In 1945, General Douglas MacArthur (Tommy Lee Jones) was dispatched to help stabilize post-war Japan. The politically ambitious General was also responsible for prosecuting war criminals, among them Japan's Emperor Hirohito (Takatarô Kataoka, "Empire of the Sun"), worshipped as a god by his people. Wishing to sidestep a potentially explosive situation, MacArthur assigned General Bonner Fellers (Matthew Fox, TV's 'Lost,' "Alex Cross"), a man well known for his understanding of Japan, ten days to investigate whether or not the U.S. should prosecute and execute Japan's beloved "Emperor."

Laura's Review: C-

Call this one Hirohito's Hyde Park on Hudson, as another complex and intriguing piece of history is overshadowed by an inconsequential love story. Ham fistedly directed by Peter Webber ("Hannibal Rising") and adapted from Shiro Okamoto's book by the screenwriters of "Woman on Top" and "Desperate Measures," the film begins with a disadvantage that is only occasionally overcome by Japanese supporting players reenacting crucial moments of their own history. This is a tone deaf production. For a masterful treatment of the same subject matter, one should seek out Alexandr Sokurov's 2005 "The Sun" instead. A devastated Japan still revered its Emperor, a man who lived a hermetic life inside his Tokyo Palace and who only ever addressed his people to garner their support for Japan's surrender. In order to do this, the diminutive royal went up against his own military leaders. It's a fascinating story. And yet here we get Tommy Lee Jones clenching an oversized corncob pipe in his teeth and Matthew Fox acting all-American swoony over the lovely Eriko Hatsune ("Spiral") as Aya, the girl he met stateside and saw later against her family's wishes in Japan. The love story, which takes up at least half of the film's running time, was totally fabricated per producer Yoko Narahashi, the granddaughter of Teizaburo Sekiya, one of the seminal figures of the story. Actor Isao Natsuyagi ("Warm Water Under a Red Bridge") does justice to Sekiya and is one of the film's bright spots, but Narahashi's idea hasn't been well fostered. The first image we see is Fox romping through a lush green bamboo forest with Hatsune in a contrasting red dress before shifting to the grey, bombed out landscape of 1945, a limited recreation around MacArthur's intact headquarters. Survivors are represented by a handful of people along the road and Takahashi (Masayoshi Haneda), the man who presents himself to Fellers as his driver. The first directive Takahashi's given is to find the girl in the photograph clipped to a file Fellers thrusts at him. Eventually Fellers will realize Takahashi is dealing with losses of his own. Then there's the political maneuvering within MacArthur's realm where a fictional composite General Richter (Colin Moy, TV's 'Xena: Warrior Princess') plots against Fellers by pointing out to the chief that Fellers diverted bombing missions away from Aya's home. We're given little reason for why Aya was alone in an American college in 1932 other than the fact that she's an 'unattached female.' She makes a mysterious exit, is hostile when Fellers reappears, then melts when her uncle, General Kajima (Toshiyuki Nishida, "Sukiyaki Western Django"), declares their relationship impossible. And yet Kajima gives the American access to his library, explaining the mind of the Japanese soldier with war on the horizon? Fox makes for a stalwart soldier, but he and Hatsune are merely pretty people without deep connection. The film regains interest whenever Fellers leaves his personal investigation for his criminal one, speaking with Koichi Kido (Masatô Ibu, "Taboo"), advisor to the emperor, gaining unprecedented access to the palace and Teizaburo Sekiya (Isao Natsuyagi, "Warm Water Under a Red Bridge"), then hearing the surprisingly blunt words of prime minister Fumimaro Konoe (Masatoshi Nakamura). The final revelation of Hirohito himself, come to meet MacArthur, is the only time Jones really feels right in the role. "Emperor" makes its point about revenge versus justice, but the west meets east 'universal' love story keeps diverting attention from the real action and the production itself is lacking.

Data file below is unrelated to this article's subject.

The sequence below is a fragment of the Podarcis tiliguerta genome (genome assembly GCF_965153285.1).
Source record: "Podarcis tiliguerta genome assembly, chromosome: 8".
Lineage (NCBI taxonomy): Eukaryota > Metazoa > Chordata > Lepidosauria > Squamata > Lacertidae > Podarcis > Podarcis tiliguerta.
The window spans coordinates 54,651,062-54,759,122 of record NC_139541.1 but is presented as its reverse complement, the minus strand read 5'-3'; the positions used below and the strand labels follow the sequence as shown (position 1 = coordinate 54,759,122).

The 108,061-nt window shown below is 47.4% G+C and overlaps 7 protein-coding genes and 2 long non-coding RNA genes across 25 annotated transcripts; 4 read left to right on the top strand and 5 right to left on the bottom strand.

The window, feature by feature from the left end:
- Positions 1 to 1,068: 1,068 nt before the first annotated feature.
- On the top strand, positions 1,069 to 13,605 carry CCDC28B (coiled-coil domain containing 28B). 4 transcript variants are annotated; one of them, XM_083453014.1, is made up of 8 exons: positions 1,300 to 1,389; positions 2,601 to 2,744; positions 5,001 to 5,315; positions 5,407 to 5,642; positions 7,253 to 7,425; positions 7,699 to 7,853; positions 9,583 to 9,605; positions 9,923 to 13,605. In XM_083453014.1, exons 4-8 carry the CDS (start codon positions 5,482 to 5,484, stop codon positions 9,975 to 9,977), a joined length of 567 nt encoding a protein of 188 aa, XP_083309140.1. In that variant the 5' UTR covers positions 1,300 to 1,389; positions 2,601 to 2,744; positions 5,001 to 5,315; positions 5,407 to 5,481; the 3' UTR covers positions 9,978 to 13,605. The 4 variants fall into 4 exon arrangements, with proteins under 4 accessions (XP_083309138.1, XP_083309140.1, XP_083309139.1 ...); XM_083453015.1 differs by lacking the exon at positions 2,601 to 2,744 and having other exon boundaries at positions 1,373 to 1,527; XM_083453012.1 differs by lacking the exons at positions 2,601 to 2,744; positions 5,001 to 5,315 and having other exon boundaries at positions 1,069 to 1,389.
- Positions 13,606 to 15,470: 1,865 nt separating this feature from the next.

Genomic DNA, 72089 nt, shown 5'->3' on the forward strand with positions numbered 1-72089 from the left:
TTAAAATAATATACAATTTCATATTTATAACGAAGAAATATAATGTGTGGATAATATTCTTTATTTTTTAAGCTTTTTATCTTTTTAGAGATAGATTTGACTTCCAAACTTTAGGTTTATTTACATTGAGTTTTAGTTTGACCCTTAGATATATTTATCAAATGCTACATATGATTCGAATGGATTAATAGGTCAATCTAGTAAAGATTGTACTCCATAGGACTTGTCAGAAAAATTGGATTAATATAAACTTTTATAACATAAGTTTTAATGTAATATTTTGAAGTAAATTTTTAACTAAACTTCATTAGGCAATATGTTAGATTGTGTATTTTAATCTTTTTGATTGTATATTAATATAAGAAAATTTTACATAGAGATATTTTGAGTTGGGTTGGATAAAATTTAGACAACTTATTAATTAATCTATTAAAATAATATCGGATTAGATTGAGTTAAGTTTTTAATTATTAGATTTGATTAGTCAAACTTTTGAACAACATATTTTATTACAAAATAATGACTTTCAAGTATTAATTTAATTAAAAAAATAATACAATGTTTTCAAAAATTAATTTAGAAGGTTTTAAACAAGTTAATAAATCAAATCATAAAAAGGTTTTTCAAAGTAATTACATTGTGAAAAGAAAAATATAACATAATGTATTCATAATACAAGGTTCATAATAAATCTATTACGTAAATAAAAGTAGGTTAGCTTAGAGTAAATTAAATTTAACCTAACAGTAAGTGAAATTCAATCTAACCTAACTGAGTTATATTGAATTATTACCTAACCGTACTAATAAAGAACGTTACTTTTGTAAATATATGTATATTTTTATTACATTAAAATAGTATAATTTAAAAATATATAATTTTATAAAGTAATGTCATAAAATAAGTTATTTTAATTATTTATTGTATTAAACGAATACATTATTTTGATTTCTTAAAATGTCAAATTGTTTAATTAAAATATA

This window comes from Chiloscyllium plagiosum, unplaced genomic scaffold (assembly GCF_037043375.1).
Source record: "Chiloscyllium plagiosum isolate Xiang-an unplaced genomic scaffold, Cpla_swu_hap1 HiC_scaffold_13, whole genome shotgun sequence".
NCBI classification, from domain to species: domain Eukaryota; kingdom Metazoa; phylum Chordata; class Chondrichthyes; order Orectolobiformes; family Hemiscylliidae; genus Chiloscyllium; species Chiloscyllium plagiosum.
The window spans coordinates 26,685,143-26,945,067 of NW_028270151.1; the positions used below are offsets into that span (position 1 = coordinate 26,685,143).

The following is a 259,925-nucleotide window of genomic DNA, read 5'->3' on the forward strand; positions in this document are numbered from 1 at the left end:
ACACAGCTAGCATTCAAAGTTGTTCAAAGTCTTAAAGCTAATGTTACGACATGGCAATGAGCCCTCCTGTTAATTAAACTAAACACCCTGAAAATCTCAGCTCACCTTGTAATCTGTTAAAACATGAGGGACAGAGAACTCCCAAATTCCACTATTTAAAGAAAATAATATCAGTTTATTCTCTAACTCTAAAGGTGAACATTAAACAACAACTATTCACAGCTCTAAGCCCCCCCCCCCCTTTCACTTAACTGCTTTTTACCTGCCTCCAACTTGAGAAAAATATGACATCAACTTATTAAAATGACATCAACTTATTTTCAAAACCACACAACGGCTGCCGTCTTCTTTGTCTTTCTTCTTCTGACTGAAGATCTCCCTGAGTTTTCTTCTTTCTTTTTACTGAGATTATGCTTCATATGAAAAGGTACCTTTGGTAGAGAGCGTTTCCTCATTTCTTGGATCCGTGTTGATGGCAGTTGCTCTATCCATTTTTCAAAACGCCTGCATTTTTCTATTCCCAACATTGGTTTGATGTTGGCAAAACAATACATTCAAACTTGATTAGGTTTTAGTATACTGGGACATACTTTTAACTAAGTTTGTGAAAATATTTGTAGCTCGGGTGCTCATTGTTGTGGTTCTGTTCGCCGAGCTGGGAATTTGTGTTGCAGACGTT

Robin's Review: DNS